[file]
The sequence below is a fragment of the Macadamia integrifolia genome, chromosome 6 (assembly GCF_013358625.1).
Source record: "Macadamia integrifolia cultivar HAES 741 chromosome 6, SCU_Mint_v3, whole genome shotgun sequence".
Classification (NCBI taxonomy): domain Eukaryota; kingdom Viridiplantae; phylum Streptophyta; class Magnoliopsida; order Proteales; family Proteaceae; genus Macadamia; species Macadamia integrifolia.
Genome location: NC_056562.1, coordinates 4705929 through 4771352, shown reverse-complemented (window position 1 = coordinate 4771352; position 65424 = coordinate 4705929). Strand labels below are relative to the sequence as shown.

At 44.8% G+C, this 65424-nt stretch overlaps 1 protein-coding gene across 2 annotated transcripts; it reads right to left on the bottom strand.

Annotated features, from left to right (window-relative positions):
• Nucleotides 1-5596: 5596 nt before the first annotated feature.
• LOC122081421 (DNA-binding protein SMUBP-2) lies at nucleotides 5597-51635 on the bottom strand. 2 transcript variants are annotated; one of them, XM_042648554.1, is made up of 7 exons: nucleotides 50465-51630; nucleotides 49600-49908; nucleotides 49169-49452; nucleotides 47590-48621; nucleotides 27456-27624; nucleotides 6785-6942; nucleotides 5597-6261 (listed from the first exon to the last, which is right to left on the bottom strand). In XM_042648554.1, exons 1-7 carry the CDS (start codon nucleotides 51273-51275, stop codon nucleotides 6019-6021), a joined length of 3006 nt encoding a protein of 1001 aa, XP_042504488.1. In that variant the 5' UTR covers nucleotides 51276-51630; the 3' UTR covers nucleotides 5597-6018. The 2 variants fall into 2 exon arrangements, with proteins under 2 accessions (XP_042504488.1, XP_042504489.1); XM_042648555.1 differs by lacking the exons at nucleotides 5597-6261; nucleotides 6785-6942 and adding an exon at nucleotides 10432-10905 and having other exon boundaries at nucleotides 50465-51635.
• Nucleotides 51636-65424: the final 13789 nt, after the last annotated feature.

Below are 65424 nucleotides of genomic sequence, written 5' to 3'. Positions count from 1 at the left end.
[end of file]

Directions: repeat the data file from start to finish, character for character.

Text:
The sequence below is a fragment of the Macadamia integrifolia genome, chromosome 6 (assembly GCF_013358625.1).
Source record: "Macadamia integrifolia cultivar HAES 741 chromosome 6, SCU_Mint_v3, whole genome shotgun sequence".
Classification (NCBI taxonomy): domain Eukaryota; kingdom Viridiplantae; phylum Streptophyta; class Magnoliopsida; order Proteales; family Proteaceae; genus Macadamia; species Macadamia integrifolia.
Genome location: NC_056562.1, coordinates 4705929 through 4771352, shown reverse-complemented (window position 1 = coordinate 4771352; position 65424 = coordinate 4705929). Strand labels below are relative to the sequence as shown.

At 44.8% G+C, this 65424-nt stretch overlaps 1 protein-coding gene across 2 annotated transcripts; it reads right to left on the bottom strand.

Annotated features, from left to right (window-relative positions):
• Nucleotides 1-5596: 5596 nt before the first annotated feature.
• LOC122081421 (DNA-binding protein SMUBP-2) lies at nucleotides 5597-51635 on the bottom strand. 2 transcript variants are annotated; one of them, XM_042648554.1, is made up of 7 exons: nucleotides 50465-51630; nucleotides 49600-49908; nucleotides 49169-49452; nucleotides 47590-48621; nucleotides 27456-27624; nucleotides 6785-6942; nucleotides 5597-6261 (listed from the first exon to the last, which is right to left on the bottom strand). In XM_042648554.1, exons 1-7 carry the CDS (start codon nucleotides 51273-51275, stop codon nucleotides 6019-6021), a joined length of 3006 nt encoding a protein of 1001 aa, XP_042504488.1. In that variant the 5' UTR covers nucleotides 51276-51630; the 3' UTR covers nucleotides 5597-6018. The 2 variants fall into 2 exon arrangements, with proteins under 2 accessions (XP_042504488.1, XP_042504489.1); XM_042648555.1 differs by lacking the exons at nucleotides 5597-6261; nucleotides 6785-6942 and adding an exon at nucleotides 10432-10905 and having other exon boundaries at nucleotides 50465-51635.
• Nucleotides 51636-65424: the final 13789 nt, after the last annotated feature.

Below are 65424 nucleotides of genomic sequence, written 5' to 3'. Positions count from 1 at the left end.